The sense of belonging is something one acquires by your own efforts, but not something endowed to you at birth. It is about thinking beyond yourself, and to be of use of something larger, like the community around you, the world, and the universe.

The fifth night: To live in earnest in the here and now

Finally, we get to the last section of the book that really grabs your attention. The courage to be dislike culminates on a tenet of Adlerian psychology that states, "One must not praise, and one must not rebuke."

This is a bit difficult for me, but I can see the roots of a healthy conversation being had. The main point is that we should not be offering empty praise  for someone, which starts to define a hierarchy between people. And if all problems are interpersonal relationship problems, then this can quickly create unhealthy habits and trivial pursuits of praise. The goal being to manipulate our way into favor, or to look for praise.

This is the defining aspect of the books title, The Courage to be Disliked. But not offering praise or rebuke, we are starting to define how we look at the world differently, and through a lens we're only capable of changing. Our own.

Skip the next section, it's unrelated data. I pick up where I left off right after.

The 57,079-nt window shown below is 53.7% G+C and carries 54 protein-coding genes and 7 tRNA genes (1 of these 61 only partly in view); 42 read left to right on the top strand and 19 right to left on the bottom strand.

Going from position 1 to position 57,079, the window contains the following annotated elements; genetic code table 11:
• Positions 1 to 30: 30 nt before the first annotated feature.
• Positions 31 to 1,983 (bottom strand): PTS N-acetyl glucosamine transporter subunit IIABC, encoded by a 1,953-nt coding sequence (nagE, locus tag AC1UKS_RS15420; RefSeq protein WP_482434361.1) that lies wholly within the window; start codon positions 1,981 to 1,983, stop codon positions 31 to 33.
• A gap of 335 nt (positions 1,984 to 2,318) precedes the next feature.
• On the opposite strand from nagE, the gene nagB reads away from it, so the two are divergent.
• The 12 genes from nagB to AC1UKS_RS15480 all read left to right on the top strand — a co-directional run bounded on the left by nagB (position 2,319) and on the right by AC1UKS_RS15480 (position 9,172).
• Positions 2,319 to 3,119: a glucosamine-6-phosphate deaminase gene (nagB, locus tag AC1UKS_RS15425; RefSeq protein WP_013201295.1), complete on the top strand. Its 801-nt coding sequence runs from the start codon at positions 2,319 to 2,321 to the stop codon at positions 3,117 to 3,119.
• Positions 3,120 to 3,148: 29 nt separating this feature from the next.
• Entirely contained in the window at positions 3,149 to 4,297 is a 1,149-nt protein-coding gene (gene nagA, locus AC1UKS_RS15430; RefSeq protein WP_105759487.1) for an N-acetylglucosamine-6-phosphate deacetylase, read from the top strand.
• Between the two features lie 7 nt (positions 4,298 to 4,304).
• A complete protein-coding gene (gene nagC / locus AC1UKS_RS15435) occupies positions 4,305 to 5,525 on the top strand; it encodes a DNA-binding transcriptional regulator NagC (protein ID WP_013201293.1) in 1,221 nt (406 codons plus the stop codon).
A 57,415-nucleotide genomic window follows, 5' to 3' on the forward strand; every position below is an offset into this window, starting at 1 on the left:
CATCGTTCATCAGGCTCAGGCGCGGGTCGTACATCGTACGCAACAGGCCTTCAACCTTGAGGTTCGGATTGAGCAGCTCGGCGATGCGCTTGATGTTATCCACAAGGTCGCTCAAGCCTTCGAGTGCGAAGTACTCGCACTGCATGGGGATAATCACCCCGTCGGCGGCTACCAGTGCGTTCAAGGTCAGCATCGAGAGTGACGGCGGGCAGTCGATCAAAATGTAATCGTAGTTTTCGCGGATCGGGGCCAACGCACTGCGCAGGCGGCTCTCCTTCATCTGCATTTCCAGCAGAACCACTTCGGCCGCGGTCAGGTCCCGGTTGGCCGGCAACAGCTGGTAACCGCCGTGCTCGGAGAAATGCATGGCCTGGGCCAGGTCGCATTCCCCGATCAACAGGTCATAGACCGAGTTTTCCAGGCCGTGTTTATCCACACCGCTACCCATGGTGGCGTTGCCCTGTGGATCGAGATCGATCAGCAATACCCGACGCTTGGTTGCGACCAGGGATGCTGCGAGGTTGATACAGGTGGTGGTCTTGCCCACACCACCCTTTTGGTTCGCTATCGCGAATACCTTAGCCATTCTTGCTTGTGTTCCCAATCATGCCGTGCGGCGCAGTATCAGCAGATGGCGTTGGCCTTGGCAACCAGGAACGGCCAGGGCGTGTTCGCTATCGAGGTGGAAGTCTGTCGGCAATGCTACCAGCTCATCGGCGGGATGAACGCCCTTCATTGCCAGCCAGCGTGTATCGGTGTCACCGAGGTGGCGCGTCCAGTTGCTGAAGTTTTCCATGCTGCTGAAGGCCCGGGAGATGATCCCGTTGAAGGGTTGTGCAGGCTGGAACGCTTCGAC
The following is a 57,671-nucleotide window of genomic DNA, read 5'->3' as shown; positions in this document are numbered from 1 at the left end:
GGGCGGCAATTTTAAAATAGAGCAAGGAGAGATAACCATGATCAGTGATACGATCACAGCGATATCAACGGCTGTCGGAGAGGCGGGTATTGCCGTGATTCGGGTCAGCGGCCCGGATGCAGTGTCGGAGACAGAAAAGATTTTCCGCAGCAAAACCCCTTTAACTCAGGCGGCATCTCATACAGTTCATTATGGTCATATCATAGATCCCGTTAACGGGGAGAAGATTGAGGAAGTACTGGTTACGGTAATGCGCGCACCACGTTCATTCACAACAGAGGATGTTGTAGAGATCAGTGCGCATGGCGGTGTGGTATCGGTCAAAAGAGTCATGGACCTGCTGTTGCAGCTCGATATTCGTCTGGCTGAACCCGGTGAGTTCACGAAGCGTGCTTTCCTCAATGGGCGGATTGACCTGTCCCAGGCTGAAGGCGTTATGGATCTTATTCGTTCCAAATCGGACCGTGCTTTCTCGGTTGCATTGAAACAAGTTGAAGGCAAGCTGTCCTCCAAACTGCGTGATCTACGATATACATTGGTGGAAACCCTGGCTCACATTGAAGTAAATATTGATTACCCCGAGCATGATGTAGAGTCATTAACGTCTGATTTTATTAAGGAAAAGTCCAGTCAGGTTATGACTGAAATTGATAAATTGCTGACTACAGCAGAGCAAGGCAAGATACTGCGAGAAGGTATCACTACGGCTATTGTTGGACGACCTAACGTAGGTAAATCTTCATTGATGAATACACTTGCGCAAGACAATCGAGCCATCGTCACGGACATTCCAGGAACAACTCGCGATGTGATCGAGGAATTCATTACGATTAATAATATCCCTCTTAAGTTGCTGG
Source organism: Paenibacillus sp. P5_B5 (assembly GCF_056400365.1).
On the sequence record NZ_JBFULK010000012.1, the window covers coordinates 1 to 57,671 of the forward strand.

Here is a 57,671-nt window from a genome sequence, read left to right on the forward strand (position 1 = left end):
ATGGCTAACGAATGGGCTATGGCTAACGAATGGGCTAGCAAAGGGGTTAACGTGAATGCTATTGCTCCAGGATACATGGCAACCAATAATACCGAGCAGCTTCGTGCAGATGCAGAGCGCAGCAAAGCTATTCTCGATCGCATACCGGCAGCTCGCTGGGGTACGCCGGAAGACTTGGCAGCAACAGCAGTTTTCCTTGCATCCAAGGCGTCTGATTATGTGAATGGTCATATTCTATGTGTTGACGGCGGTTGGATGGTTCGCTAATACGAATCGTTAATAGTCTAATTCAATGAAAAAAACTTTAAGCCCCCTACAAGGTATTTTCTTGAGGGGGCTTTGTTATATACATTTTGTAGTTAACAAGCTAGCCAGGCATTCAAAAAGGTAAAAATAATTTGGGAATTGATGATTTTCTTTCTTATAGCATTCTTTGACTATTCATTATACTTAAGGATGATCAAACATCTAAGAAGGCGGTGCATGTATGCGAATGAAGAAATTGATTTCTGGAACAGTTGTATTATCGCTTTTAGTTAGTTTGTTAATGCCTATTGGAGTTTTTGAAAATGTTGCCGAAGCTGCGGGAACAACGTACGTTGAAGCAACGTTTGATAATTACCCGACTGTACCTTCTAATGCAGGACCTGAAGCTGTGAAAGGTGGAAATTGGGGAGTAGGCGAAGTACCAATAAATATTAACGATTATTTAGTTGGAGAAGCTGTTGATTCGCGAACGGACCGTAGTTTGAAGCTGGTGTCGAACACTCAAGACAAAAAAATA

To have the courage to be disliked, we need to be able to look at others as equals, not above or below us. Redefining your hierarchy in the world has the ability to change your life for the better.

These are the theories of Alfred Adler, whether you like them or not. A contemporary of Freud and jung, I found this book enlightening and engaging at a level I didn't expect.  

Favorite Quotes from the Courage to Be Disliked

“No experience is a cause of success or failure.”—Alfred Adler

“The courage to be happy also includes the courage to be disliked. When you have gained that courage, your interpersonal relationships will all at once change into things of lightness.”

“Your unhappiness cannot be blamed on your past or your environment. And it isn’t that you lack competence. You just lack courage. One might say you are lacking in the courage to be happy.”

“Do not live to satisfy the expectations of others”

“No experience is in itself a cause of our success or failure. We do not suffer from the shock of our experiences—the so-called trauma—but instead we make out of them whatever suits our purposes. We are not determined by our experiences, but the meaning we give them is self-determining.”

Book Notes of The Courage to Be Disliked

At present, the world seems complicated and mysterious to you, but if you change, the world will appear to have a more simple and straightforward answer. The issue is not about how the world is, but about how you are.

In Adlerian psychology, we do not think about past “causes” but rather about present “goals.”

Your friend is insecure, so he can’t go out. Think about it the other way around. He doesn’t want to go out, so he’s creating a state of anxiety.

Your friend had the goal of not going out beforehand, and he’s been manufacturing a state of anxiety and fear as a means to achieve that goal. In Adlerian psychology, this is called “Teleology.”